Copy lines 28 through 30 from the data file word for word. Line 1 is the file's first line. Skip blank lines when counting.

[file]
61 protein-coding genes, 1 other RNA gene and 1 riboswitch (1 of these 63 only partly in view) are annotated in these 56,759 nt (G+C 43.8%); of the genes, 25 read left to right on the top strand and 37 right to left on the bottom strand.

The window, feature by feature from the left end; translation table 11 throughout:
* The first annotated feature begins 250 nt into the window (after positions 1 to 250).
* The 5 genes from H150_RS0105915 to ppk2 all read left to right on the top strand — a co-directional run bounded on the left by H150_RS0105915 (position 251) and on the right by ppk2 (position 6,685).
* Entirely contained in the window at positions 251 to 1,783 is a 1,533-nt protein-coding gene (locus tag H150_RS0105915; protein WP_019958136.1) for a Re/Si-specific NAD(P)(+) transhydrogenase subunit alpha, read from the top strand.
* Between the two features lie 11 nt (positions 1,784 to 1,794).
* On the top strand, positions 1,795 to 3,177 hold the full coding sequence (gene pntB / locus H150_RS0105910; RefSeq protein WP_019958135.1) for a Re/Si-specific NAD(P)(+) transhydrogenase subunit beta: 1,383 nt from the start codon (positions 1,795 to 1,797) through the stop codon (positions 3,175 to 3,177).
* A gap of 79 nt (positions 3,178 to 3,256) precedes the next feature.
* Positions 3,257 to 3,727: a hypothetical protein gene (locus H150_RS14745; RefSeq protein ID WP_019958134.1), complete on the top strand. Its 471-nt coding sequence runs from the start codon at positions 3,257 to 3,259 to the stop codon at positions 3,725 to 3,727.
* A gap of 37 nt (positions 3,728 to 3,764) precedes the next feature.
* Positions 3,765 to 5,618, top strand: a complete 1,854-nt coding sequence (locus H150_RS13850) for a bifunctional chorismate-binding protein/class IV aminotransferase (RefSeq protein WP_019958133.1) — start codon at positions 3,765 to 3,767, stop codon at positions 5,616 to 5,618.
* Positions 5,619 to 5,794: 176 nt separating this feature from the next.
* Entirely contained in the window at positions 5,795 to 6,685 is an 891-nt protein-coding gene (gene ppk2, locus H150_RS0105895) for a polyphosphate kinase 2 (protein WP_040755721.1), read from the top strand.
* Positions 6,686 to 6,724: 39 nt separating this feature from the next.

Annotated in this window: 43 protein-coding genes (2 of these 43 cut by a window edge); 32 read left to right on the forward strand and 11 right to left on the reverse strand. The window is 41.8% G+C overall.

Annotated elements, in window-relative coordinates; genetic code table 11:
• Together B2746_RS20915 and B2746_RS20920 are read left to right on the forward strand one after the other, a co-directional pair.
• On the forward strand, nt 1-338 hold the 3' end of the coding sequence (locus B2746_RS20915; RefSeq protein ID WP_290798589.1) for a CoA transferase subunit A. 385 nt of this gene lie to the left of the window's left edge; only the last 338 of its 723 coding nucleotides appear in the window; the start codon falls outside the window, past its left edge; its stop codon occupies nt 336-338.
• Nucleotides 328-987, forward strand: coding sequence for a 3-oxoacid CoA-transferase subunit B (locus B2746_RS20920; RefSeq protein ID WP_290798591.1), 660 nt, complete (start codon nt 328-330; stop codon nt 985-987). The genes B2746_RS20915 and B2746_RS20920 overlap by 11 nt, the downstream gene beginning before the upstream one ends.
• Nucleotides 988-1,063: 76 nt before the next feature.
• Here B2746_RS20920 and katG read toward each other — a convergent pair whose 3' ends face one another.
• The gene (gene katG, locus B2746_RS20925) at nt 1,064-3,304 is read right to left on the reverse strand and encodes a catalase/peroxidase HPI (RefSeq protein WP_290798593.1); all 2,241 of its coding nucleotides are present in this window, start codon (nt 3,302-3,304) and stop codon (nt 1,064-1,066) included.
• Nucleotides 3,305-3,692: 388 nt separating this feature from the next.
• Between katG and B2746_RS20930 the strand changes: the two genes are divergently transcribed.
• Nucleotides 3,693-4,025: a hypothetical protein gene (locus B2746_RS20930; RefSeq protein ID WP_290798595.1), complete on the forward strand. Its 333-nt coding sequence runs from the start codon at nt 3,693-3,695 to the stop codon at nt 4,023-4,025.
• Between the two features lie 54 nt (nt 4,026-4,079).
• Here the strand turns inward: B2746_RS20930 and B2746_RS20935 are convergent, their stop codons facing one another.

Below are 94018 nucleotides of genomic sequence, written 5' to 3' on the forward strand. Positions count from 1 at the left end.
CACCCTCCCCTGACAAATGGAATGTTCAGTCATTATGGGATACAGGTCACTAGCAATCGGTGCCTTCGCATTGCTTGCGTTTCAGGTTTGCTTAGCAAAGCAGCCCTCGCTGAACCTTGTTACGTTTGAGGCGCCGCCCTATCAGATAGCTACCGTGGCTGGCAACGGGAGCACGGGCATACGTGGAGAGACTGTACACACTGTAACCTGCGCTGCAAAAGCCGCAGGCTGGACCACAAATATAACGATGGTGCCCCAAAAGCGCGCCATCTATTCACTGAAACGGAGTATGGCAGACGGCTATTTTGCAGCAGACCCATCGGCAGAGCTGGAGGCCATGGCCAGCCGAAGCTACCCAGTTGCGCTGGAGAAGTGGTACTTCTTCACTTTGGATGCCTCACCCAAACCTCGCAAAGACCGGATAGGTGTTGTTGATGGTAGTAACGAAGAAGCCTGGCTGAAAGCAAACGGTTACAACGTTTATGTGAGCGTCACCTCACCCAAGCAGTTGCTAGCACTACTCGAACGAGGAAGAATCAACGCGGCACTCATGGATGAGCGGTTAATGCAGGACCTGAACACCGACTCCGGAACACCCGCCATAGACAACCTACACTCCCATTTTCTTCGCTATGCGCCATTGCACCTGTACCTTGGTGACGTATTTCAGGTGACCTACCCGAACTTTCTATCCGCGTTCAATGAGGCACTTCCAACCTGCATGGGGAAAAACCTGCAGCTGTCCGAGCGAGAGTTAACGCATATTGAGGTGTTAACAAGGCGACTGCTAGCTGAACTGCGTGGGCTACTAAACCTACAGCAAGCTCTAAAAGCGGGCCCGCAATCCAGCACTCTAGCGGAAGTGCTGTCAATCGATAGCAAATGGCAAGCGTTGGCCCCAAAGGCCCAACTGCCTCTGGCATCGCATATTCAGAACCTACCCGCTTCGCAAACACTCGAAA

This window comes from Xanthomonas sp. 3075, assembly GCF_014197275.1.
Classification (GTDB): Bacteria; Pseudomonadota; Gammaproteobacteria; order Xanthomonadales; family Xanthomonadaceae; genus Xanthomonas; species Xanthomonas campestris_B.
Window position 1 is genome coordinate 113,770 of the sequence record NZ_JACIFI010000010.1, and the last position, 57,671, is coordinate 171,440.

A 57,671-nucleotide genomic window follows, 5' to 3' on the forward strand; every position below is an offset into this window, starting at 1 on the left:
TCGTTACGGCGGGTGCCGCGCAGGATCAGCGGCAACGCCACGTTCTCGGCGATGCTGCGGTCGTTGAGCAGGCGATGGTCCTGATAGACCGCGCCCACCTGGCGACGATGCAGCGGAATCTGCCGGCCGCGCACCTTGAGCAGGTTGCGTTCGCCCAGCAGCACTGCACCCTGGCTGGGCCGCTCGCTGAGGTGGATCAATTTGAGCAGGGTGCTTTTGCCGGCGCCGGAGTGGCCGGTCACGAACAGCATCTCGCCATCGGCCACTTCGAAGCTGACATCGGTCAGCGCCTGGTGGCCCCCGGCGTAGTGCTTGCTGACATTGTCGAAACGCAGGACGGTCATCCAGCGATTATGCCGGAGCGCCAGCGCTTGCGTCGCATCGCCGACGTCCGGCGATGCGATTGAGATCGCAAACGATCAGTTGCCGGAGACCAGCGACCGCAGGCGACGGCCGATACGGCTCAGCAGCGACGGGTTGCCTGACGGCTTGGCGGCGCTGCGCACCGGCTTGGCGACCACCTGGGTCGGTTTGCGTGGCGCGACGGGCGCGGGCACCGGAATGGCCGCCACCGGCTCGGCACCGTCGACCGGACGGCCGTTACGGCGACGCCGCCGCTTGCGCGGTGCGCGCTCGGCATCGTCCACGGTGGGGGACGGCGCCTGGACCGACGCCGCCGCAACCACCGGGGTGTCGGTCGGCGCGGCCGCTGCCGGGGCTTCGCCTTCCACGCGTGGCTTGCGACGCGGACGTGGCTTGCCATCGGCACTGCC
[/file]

Below are 94018 nucleotides of genomic sequence, written 5' to 3' on the forward strand. Positions count from 1 at the left end.
CACCCTCCCCTGACAAATGGAATGTTCAGTCATTATGGGATACAGGTCACTAGCAATCGGTGCCTTCGCATTGCTTGCGTTTCAGGTTTGCTTAGCAAAGCAGCCCTCGCTGAACCTTGTTACGTTTGAGGCGCCGCCCTATCAGATAGCTACCGTGGCTGGCAACGGGAGCACGGGCATACGTGGAGAGACTGTACACACTGTAACCTGCGCTGCAAAAGCCGCAGGCTGGACCACAAATATAACGATGGTGCCCCAAAAGCGCGCCATCTATTCACTGAAACGGAGTATGGCAGACGGCTATTTTGCAGCAGACCCATCGGCAGAGCTGGAGGCCATGGCCAGCCGAAGCTACCCAGTTGCGCTGGAGAAGTGGTACTTCTTCACTTTGGATGCCTCACCCAAACCTCGCAAAGACCGGATAGGTGTTGTTGATGGTAGTAACGAAGAAGCCTGGCTGAAAGCAAACGGTTACAACGTTTATGTGAGCGTCACCTCACCCAAGCAGTTGCTAGCACTACTCGAACGAGGAAGAATCAACGCGGCACTCATGGATGAGCGGTTAATGCAGGACCTGAACACCGACTCCGGAACACCCGCCATAGACAACCTACACTCCCATTTTCTTCGCTATGCGCCATTGCACCTGTACCTTGGTGACGTATTTCAGGTGACCTACCCGAACTTTCTATCCGCGTTCAATGAGGCACTTCCAACCTGCATGGGGAAAAACCTGCAGCTGTCCGAGCGAGAGTTAACGCATATTGAGGTGTTAACAAGGCGACTGCTAGCTGAACTGCGTGGGCTACTAAACCTACAGCAAGCTCTAAAAGCGGGCCCGCAATCCAGCACTCTAGCGGAAGTGCTGTCAATCGATAGCAAATGGCAAGCGTTGGCCCCAAAGGCCCAACTGCCTCTGGCATCGCATATTCAGAACCTACCCGCTTCGCAAACACTCGAAA

This window comes from Xanthomonas sp. 3075, assembly GCF_014197275.1.